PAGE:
It's Sunday and once again I'm sat, music on (today Nina is telling me birds are flying high for those interested) and I'm gathering my thoughts. I've realised I always want to blog on Sundays lately. It's possibly because I take most of my photos at the weekend and have time to think outside of the frantic busy pace of the working week. I can't help but feel there's something else at play here though. There's something to be said about giving yourself time to think about what you want to share with the world.
That's what got me thinking about Slow Blogging. Slow Blogging is a movement to reclaim these online spaces and share thoughtful posts that we feel more invested in. When you blog or work in an industry that exists predominantly online, it can feel like you must keep up with the fast pace with which your creations are consumed. Bigger follower numbers, regular blog posts, new images and quick fire Twitter chats seem vital to your continued success. The level of burn out I see from people who lose themselves to beating the stats is so heartbreaking.
Yet, I've noticed something lately that gives me cheer. The content getting the deepest interaction and engagement, is the content telling the most heartfelt stories. I'm not necessarily talking about huge emotional moments, more a sense of investment from the person publishing the blog post or image. I sense that the online world has started to hit 'Peak Click' and now we are looking to root our experiences in real life too. Events and gatherings springing up from online hangouts are happening with more frequency. Also I'm fairly sure that the posts that go viral lately are those which speak to us as people not consumers.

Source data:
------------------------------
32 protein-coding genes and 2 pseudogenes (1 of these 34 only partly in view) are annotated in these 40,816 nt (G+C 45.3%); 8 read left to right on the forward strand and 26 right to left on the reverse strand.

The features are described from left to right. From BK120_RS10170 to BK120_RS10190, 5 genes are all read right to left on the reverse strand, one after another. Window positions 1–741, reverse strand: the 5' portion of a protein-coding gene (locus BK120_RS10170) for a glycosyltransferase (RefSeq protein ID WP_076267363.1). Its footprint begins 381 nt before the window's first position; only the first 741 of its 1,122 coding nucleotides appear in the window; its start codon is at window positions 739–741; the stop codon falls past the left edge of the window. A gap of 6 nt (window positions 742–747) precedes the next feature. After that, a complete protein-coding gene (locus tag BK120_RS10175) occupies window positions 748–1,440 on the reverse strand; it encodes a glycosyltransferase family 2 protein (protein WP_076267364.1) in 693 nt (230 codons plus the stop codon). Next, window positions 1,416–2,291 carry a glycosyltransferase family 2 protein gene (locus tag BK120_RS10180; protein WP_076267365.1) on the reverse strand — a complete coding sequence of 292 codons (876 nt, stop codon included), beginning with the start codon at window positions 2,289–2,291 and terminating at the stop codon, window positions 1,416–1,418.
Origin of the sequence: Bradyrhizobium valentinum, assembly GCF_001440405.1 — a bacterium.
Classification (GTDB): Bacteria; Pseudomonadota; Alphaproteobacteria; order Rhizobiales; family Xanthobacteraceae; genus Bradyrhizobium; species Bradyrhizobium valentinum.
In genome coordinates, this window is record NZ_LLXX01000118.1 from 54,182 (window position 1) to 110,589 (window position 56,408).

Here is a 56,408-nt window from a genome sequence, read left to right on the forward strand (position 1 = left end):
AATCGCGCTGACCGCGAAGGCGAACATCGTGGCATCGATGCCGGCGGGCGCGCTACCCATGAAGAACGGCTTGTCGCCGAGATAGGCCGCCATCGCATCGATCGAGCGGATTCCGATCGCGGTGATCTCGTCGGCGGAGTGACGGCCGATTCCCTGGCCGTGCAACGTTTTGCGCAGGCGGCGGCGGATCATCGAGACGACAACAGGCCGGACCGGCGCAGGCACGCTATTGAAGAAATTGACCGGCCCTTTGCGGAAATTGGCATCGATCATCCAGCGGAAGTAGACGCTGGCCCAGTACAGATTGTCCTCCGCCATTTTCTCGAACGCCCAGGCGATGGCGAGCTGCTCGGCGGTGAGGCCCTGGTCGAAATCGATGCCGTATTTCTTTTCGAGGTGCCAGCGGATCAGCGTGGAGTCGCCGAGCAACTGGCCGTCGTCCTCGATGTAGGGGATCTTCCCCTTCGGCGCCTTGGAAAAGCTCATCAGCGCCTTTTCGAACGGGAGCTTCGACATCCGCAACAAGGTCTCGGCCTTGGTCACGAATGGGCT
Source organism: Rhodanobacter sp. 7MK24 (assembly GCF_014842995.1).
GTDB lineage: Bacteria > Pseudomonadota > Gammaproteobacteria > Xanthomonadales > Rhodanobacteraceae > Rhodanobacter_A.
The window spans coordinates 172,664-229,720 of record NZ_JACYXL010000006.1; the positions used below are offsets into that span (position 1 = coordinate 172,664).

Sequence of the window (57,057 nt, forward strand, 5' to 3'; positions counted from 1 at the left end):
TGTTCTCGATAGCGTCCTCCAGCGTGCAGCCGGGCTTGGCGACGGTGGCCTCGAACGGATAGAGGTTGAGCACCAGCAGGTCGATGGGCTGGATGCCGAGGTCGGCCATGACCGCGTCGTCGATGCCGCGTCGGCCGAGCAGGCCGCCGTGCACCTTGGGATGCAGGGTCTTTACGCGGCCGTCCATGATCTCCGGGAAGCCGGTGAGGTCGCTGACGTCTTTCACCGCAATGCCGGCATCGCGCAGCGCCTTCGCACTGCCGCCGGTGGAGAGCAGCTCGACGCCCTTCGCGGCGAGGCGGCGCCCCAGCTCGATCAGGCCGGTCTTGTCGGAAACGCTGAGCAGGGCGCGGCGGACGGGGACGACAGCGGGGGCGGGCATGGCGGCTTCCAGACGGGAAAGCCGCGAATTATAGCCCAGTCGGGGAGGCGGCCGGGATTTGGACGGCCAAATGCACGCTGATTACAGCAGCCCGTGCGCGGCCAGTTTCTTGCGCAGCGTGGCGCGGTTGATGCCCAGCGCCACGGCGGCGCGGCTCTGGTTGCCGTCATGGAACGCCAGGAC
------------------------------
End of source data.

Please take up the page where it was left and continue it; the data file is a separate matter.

Is it just me?
It's meant that I'm really looking forward to the next workshop I'm teaching in a week at A Yarn Story in Bath. We'll be exploring how to tell your story online if you're a creative business owner or blogger. There's a few spaces left and I would love to sit and hear what makes you tick as a creative person and then help you to get that story online.
It's not about stats and it's time we stopped being consumed by them. I understand it's frustrating to feel there's a vast echo of nothing when you post and believe me, I've caught myself feeling like I need to churn out content for the sake of keeping my voice heard. What I'm advocating is a gentle storytelling combined with some serious reflection about what you truly want to achieve. The two do not need to be mutually exclusive. My own experience has been that Slow Blogging builds an audience much more effectively. I love to see regular commenters and chat on Twitter with people reacting to what I've chosen to share. It feels more like a flow of conversation between long distance friends.
If you would like to join us to think about how you're presenting your story online, you can join us at 10 am on Saturday 6th February 2016. All details can be found on A Yarn Story's website here, including tickets.
If you want to read more about what others have to say about the Slow Blogging movement, you can find some thought provoking posts pinned on my Pinterest board, Love your Blog. If it has struck a chord, I'd love to hear your thoughts.